[Met Performance] CID:88580
Lucia di Lammermoor {117} Metropolitan Opera House: 12/17/1924.

(Review)


Metropolitan Opera House
December 17, 1924


LUCIA DI LAMMERMOOR {117}

Lucia...................Toti Dal Monte
Edgardo.................Mario Chamlee
Enrico..................Giuseppe Danise
Raimondo................José Mardones
Normanno................Giordano Paltrinieri
Alisa...................Minnie Egener
Arturo..................Angelo Badà

Conductor...............Gennaro Papi

Review of W. J. Henderson in the Sun

Mme. Dal Monte's Second Debut

Soprano loses Her Nervousness as She Sings Lucia Again at Metropolitan

Mme. Toti dal Monte made what the Europeans would call her "second debut" at the Metropolitan Opera House last evening. She was heard in the same opera as before, namely, "Lucia di Lammermoor," Her associates in the performance were also those who officiated in the previous performance, except that Mr. Danise supplanted Mr. de Luca as the hard hearted brother Enrico Ashton.

At the former presentation of 'Lucia" there was naturally some doubt about how far nervousness might have interfered with the soprano's vocal accomplishments. Last evening she should have been in command of her powers and it seemed as if she was. There was no evidence of nervous anxiety in her singing. She seemed to be sure of herself and to be doing what she intended to do.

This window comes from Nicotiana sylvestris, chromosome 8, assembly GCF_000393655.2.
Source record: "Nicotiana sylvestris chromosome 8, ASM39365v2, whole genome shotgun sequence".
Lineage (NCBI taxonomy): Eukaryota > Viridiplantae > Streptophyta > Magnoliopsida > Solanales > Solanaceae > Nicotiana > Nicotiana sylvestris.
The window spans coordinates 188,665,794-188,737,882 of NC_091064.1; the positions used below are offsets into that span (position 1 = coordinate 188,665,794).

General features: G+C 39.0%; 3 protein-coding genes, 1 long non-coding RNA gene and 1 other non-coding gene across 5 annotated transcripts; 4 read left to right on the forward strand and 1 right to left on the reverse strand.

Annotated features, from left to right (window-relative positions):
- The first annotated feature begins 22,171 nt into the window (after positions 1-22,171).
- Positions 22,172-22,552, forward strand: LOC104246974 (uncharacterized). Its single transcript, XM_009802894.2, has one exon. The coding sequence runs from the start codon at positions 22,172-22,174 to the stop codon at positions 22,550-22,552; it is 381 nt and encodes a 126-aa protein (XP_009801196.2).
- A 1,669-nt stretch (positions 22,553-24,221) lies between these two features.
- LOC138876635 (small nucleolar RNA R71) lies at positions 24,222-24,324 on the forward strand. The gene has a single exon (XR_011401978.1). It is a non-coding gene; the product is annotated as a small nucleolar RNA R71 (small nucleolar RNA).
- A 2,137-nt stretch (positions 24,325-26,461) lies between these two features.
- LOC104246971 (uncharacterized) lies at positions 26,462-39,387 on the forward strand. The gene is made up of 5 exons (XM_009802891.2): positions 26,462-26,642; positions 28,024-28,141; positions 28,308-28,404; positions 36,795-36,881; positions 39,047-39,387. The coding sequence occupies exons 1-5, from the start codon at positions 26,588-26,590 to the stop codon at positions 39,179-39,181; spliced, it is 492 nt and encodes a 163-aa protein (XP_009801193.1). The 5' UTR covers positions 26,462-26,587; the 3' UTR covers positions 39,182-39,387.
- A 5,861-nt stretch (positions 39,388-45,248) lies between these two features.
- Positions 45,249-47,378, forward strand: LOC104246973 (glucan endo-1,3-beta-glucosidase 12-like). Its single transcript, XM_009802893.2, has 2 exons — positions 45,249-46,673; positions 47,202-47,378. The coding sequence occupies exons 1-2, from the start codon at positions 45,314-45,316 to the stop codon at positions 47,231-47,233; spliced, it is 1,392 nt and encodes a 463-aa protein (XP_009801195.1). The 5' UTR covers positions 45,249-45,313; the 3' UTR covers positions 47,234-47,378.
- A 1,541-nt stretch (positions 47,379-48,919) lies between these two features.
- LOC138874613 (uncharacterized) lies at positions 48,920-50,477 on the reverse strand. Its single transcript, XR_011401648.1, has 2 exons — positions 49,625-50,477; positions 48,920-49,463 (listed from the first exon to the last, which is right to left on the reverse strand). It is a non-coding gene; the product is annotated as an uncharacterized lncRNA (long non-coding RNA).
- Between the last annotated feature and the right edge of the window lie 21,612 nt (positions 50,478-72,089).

The impression was just the same as she made at the first representation. The inequalities of the voice noted at that time were observed again. Mme. Dal Monte's tones in the medium are usually full, round and mellow. The top and bottom of the voice are pinched and white. What the Italians call the "voce Bianca" is common in the upper register, but not in the low. Mme. Tetrazzini had it in the low scale, but her high voice as flute like.

Mme. Dal Monte sang Lucia once more with care and many pauses for the preparation of phrases. This want of the illusion of spontaneity marred her otherwise praiseworthy and musicianly treatment of the famous mad scene, in which she displayed a goodly measure of interpretive intelligence. Her success with the audience was once more of a satisfactory kind. She has come before this public at a fortunate time for her. Few operagoers of the present remember the great Lucias.

Mr. Chamlee was in much better voice than at the first performance of "Lucia." His Edgardo is good and it is always a pleasure to hear a tenor who sings with such excellent tone and manly style. Mr. Danise's Enrico was adequate. Mr. Papi wielded the baton.



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